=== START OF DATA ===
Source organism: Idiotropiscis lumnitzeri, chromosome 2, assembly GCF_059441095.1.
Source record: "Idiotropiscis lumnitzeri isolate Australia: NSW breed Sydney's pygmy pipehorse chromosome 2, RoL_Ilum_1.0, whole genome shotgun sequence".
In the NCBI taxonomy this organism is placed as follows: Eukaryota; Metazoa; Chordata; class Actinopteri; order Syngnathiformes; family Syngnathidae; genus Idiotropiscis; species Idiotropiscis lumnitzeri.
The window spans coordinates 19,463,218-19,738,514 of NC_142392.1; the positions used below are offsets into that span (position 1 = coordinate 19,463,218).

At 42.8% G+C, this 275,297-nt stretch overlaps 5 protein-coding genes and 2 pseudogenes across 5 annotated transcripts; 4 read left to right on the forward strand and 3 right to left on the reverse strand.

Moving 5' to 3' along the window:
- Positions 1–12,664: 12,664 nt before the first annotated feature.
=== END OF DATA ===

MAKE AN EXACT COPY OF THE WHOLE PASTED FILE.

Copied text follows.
Source organism: Idiotropiscis lumnitzeri, chromosome 2, assembly GCF_059441095.1.
Source record: "Idiotropiscis lumnitzeri isolate Australia: NSW breed Sydney's pygmy pipehorse chromosome 2, RoL_Ilum_1.0, whole genome shotgun sequence".
In the NCBI taxonomy this organism is placed as follows: Eukaryota; Metazoa; Chordata; class Actinopteri; order Syngnathiformes; family Syngnathidae; genus Idiotropiscis; species Idiotropiscis lumnitzeri.
The window spans coordinates 19,463,218-19,738,514 of NC_142392.1; the positions used below are offsets into that span (position 1 = coordinate 19,463,218).

At 42.8% G+C, this 275,297-nt stretch overlaps 5 protein-coding genes and 2 pseudogenes across 5 annotated transcripts; 4 read left to right on the forward strand and 3 right to left on the reverse strand.

Moving 5' to 3' along the window:
- Positions 1–12,664: 12,664 nt before the first annotated feature.